In 2005, Pence was elected to chair the Republican Study Committee, an indication of his growing influence.

Controversies

Later that year, Hurricane Katrina Struck the Louisiana coast later that year and Republicans found themselves cast as insensitive and unwilling to assist with the cleanup. In the midst of the catastrophe, Pence called a press conference announcing the Republican congress would include $24 billion in spending cuts, saying "... [W]e must not let Katrina break the bank." Pence also stirred controversy in 2006 when he teamed with Democrats to break a deadlock on immigration. His bill ultimately foundered and he was castigated by conservatives.

The Campaign for Minority Leader

When Republicans took a significant beating in the 2006 election, Pence observed, "We didn't just lose our majority. I believe we lost our way." With that, he threw his hat into the ring for Republican Leader, a post that had been held for less than a year by Ohio Congressman John Boehner. The debate centered around the failures of the Republican leadership leading up to the general election; but Pence was beaten soundly, 27 to 168.

Political Prospecting 

Despite his political setbacks, Pence emerged as a major voice for the Republican Party under Democratic House leadership and in 2008, he was elected House Republican Conference Chairman–the third-highest ranking position in House party leadership. In 2009, he made several trips to primary states which led to speculation that he was considering a run for the U.S. presidency.

After Republicans regained control of the House in 2010, Pence declined to run for Republican Leader, throwing his support instead to Boehner. He also stepped down as chair of the Republican Conference, leading many to suspect he would challenge Indiana Senator Evan Bayh or run for governor of the state. In early 2011, a movement led by former Kansas Representative Jim Ryun got underway to draft Pence for president in 2012. Pence remained non-committal but said he would make a decision by the end of January 2011.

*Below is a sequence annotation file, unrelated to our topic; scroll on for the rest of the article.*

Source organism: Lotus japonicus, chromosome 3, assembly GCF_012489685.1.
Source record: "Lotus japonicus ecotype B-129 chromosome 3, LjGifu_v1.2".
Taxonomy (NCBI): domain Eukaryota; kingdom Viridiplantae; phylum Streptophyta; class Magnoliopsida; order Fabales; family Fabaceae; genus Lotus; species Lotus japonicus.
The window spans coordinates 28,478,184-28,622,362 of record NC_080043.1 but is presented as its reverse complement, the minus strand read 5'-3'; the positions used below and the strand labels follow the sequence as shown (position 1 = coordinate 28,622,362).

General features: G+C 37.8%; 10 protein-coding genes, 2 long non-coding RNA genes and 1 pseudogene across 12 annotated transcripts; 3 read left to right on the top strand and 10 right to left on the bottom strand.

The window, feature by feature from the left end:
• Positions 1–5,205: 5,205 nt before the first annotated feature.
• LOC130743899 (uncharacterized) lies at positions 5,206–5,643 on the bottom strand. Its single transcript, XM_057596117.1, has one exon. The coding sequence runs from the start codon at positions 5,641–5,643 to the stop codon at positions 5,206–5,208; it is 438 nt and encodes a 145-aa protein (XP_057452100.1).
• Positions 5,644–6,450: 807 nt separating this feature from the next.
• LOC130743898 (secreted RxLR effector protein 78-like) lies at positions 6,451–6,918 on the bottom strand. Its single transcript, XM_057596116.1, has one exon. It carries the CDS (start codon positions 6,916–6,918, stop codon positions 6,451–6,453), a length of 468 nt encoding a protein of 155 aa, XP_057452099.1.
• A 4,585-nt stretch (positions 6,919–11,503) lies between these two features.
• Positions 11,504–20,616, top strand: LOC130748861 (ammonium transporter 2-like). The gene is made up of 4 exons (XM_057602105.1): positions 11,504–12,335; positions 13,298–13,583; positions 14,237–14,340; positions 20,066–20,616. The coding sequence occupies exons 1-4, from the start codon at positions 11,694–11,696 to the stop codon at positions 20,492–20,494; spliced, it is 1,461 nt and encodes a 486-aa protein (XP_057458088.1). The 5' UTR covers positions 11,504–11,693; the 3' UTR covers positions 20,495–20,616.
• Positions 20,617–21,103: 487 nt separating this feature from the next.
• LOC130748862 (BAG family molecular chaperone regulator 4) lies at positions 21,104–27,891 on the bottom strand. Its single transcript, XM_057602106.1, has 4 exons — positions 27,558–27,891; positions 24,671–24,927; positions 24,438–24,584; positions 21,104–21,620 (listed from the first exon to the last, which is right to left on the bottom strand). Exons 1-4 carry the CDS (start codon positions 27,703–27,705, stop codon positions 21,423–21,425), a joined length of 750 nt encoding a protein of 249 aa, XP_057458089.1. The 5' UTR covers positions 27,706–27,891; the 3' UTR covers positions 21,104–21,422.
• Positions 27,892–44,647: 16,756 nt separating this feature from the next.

I It was May before he decided to seek the Republican nomination for Governor of Indiana. He ultimately won the election by a very narrow vote, taking office in January 2013. In March of 2015, he signed a "religious freedom" bill into law, which has been accused of giving businesses a license to discriminate against the LGBT community. Pence ran unopposed in the Republican primary for governor in May 2016 in a bid for a second term.

Vice Presidency

During the 2016 presidential campaign, Pence again considered running but backed Ted Cruz for the GOP nomination. In December 2015, he criticized then-candidate Donald J. Trump's call for a ban on Muslims as "offensive and unconstitutional" and in June of 1016, he called Trump's comments on U.S. District Judge Gonzalo Curiel as "inappropriate." At the same time, he praised Trump's stand on jobs. In July, Trump named him as his choice for a vice presidential running mate. Pence accepted and pulled the plug on his gubernatorial campaign. 

Pence was elected Vice President on November 8, 2016, and was sworn in on January 20, 2017, alongside President Donald J. Trump.

Sources

  • D'Antonio, Michael and Peter Eisner. "The Shadow President: The Truth about Mike Pence." New York: St. Martin's Press, 2018. (partisan left)
  • De la Cuetara, Ines and Chris Good. "Mike Pence: Everything You Need to Know." ABC News, July 20, 2016. 
  • Neal, Andrea. "Pence: The Path to Power." Bloomington, Indiana: Red Lightning Press, 2018. (partisan right)
  • Phillips, Amber. "Who is Mike Pence?" Washington Post, October 4, 2016. 
  • "Mike Pence Fast Facts." CNN, June 14, 2016.